On the Margins

Read this as you will. Sometimes, walking along the side of a wide piece of land, I start thinking about as much about the metaphor of the path as about the path itself.

Hedges & Edges

We go ever on the margins:
On the dusky ways between dawn & day,
On the tracks between grieving and dancing,
On the paths between sunlight & starlight.

We travel along the wheat field’s edges:
Between burned-out grasses & ripened grain,
Between plough-blades’ brutal mastery & the distant
Good intentions of flooded ditch & broken gate.

We tread beside the beguiling bind & twine
Of wildflowers blowing in the hedgerow;
Under birdsong murmuring from bramble arches
And the babble of skylarks in clouds of barley.

We step beside hazel-wands bent, laid & woven
Into ancient hedge tapestries by men with cunning hands;
Beside the shrewder wisdoms of song-thrushes & wrens
That build their nests in secret twig-forks.

Always we walk on the margins, on the edges
Of doubt, despair & giddy exaltation—
Any time & every time we climb the steep, slow hills of hope
Above, beside, those sunlit starry hedges.

© Lizzie Ballagher

new hedge laid to hornbeam, hazel and birch nr Hothfield2015-05-25 13.10.26IMG_1045

Roots

I’m guessing many followers of this blog have felt, at least once, that strange sense of belonging in a particular place—usually without fully understanding why. It’s a curious sensation, one I’ve revisited recently in this new poem: “Roots”.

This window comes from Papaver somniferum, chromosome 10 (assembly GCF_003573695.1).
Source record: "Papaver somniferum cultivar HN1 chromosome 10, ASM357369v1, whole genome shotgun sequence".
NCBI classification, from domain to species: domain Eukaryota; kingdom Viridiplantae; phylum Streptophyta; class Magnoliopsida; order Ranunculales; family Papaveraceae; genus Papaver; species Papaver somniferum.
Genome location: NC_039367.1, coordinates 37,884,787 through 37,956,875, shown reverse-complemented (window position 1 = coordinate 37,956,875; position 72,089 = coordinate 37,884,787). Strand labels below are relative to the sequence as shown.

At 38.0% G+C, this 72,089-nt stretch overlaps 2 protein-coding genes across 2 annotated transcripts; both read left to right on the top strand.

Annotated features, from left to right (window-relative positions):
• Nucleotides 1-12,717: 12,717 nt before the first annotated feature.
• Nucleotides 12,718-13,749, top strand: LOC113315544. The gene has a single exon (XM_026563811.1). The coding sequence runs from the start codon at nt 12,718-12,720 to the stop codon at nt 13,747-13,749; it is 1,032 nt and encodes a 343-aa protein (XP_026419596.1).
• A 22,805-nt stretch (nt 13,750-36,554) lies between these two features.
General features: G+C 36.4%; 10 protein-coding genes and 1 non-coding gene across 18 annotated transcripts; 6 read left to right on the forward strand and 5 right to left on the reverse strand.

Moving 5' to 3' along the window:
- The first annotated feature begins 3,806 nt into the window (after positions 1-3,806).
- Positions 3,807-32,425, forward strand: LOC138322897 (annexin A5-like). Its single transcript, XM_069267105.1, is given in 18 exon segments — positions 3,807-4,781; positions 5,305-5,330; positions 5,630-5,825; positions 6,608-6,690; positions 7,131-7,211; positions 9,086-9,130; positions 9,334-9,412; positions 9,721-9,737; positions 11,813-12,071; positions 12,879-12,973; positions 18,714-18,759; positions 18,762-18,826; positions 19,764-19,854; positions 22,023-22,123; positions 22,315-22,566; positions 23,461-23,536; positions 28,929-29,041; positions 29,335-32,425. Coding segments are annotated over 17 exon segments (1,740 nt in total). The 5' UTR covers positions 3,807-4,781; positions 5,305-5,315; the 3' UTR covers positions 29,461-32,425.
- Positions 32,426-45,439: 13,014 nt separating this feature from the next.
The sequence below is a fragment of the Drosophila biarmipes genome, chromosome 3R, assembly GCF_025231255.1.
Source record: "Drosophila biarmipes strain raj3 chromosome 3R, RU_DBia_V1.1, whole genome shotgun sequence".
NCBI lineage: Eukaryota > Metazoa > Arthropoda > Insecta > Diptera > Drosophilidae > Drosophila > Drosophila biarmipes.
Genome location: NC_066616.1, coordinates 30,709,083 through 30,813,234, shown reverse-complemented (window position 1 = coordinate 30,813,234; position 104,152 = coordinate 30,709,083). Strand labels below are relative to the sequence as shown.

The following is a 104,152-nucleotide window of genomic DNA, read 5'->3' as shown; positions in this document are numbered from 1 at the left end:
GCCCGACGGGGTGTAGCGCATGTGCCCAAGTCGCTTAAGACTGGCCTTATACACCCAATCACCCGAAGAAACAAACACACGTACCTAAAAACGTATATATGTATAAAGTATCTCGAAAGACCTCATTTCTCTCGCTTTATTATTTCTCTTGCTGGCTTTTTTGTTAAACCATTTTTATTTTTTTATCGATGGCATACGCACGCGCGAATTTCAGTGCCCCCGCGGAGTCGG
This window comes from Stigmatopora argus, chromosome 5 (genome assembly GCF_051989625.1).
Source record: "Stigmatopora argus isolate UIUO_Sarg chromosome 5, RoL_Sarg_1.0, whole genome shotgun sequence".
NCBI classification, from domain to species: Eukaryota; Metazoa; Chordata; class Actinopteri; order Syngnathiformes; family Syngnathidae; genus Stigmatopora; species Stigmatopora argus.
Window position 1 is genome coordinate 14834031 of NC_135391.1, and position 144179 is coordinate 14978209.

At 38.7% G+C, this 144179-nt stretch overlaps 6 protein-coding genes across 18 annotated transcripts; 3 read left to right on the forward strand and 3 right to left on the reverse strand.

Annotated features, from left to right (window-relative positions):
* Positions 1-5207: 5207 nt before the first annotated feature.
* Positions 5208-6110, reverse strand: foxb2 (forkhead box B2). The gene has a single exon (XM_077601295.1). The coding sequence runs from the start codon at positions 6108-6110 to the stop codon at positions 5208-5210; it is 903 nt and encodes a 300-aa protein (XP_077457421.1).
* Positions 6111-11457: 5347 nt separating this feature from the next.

Before long buried great-grandmothers knew to count the years,
We here took root. I know it in my bones
As I rustle over hawthorn leaves’ brown layers,
Or over opalescent beads of churchyard snowdrops,
Or as I roam across the uplands’ sky-flecked flint,
The clifftops & the chalk-striped fields of home.

From burnt-out stars, my dust, my DNA, my ashes—
All are here: the past, the present & the yet-to-come
In future generations’ tales already traced
And tracked on winding trails where, deep below,
Our roots run long & strong beneath the downs;
For miles—millennia & miles—they mine these hills.

From trunks, from tibias they spread their metatarsals
Drawing water from the pools & wells of rain,
From springs in folded clay & shale beds.
Their dry roots tangle, cleave & cling; turn & twine;
Drive fibrous fingers, thin phalanges in
Through waves and weaves of moss-stained greensand.

I feel the pulse and push of heart & foot,
The thrum of sap, the throb of blood,
The rise of hope without the reasons
While lives deep-rooted round me grow,
While trees green-shooted round me know
The stream & surge of changing seasons.

© Lizzie Ballagher

2015-01-27 11.43.44  2015-01-25 13.56.25